Analyzing, Interpreting, and Forecasting Boston Accident Patterns for a Safer City
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CitationRamachandran, Akshitha. 2020. Analyzing, Interpreting, and Forecasting Boston Accident Patterns for a Safer City. Bachelor's thesis, Harvard College.
AbstractUsing data collected by the city of Boston, this thesis aimed to understand current trends in accident patterns and interpret how the city's current infrastructure contributes to these occurrences. Beginning with an exploratory data analysis of accident patterns in the city, the most dangerous locations in the city were pin-pointed. From there, traffic/congestion patterns were used to further investigate causes of the accidents, or contributing factors. This was also corroborated with time series analyses that teased out time-related patterns in the data and forecast future accident rates. Finally, the effectiveness of current policies were evaluated by measuring their ability to reduce the number of accidents. The results from this analysis confirmed the seasonality of accident patterns and identified the fall to be the most dangerous season, Friday the most dangerous day, and rush hours to be the most dangerous times of day. Upticks in accidents were also observed during meal times, even if congestion and traffic movement around those times were reduced. When removing noise and constructing time series analyses around the data, forecasting models predicted that accident rates will decline slightly over time (assuming there are no major interventions or changes in the city). Finally, current initiatives the city has taken, while not statistically significant, have proven to help reduce accident rates.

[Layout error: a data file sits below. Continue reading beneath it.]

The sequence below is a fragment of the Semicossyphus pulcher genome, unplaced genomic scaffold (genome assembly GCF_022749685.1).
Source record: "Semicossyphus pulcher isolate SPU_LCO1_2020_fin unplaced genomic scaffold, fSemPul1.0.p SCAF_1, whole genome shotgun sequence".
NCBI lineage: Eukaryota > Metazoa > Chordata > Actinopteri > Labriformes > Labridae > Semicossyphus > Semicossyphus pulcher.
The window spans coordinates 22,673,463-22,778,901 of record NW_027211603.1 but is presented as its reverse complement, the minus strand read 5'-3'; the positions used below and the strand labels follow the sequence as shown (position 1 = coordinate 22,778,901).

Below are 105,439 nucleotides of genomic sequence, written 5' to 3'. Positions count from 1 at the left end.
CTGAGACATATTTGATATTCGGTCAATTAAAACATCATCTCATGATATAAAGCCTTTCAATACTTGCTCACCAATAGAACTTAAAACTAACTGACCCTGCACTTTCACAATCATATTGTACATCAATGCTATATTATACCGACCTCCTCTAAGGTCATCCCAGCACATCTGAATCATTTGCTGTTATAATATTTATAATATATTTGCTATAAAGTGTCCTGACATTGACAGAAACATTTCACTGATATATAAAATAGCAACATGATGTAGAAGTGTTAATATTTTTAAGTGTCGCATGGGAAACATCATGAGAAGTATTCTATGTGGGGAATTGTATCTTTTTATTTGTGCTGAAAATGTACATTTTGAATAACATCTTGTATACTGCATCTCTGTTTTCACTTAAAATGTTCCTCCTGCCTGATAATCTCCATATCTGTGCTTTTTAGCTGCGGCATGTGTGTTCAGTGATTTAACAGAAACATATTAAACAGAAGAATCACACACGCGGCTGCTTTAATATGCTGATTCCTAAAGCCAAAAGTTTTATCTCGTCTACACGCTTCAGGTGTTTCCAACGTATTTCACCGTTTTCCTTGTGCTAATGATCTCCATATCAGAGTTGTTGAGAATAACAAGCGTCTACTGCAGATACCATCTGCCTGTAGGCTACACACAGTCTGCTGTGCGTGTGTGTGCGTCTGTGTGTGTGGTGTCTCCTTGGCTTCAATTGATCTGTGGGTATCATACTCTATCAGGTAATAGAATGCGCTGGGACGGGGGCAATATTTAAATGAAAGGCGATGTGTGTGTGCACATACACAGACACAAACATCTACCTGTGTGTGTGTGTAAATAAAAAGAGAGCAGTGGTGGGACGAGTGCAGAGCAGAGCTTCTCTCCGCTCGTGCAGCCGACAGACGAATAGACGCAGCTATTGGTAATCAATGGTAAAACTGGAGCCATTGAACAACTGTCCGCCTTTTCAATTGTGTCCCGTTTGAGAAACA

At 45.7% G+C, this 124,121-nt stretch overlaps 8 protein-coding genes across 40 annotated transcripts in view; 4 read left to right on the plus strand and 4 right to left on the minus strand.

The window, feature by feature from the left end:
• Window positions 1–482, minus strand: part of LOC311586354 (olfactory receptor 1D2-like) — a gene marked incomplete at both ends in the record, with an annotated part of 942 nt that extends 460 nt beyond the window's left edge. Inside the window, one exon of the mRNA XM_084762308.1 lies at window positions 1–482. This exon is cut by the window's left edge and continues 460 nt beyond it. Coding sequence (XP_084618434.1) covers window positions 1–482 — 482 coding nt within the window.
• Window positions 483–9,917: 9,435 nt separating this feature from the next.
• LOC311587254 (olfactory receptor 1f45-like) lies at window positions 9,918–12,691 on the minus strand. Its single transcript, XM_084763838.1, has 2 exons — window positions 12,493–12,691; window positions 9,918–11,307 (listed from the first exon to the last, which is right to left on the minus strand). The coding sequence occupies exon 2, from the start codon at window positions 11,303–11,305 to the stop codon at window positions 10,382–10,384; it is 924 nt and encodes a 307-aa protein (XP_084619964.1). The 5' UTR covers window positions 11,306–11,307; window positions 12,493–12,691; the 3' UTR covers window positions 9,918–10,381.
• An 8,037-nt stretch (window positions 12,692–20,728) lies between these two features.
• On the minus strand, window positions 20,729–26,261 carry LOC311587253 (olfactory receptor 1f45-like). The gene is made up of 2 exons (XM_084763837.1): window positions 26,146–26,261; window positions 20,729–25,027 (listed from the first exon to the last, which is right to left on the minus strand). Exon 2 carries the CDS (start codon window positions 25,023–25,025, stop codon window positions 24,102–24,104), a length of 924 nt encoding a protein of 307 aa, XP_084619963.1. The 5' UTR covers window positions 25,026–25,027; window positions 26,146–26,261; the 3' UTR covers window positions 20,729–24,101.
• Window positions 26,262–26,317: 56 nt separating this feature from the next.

Citable link to this pagehttps://nrs.harvard.edu/URN-3:HUL.INSTREPOS:37364678
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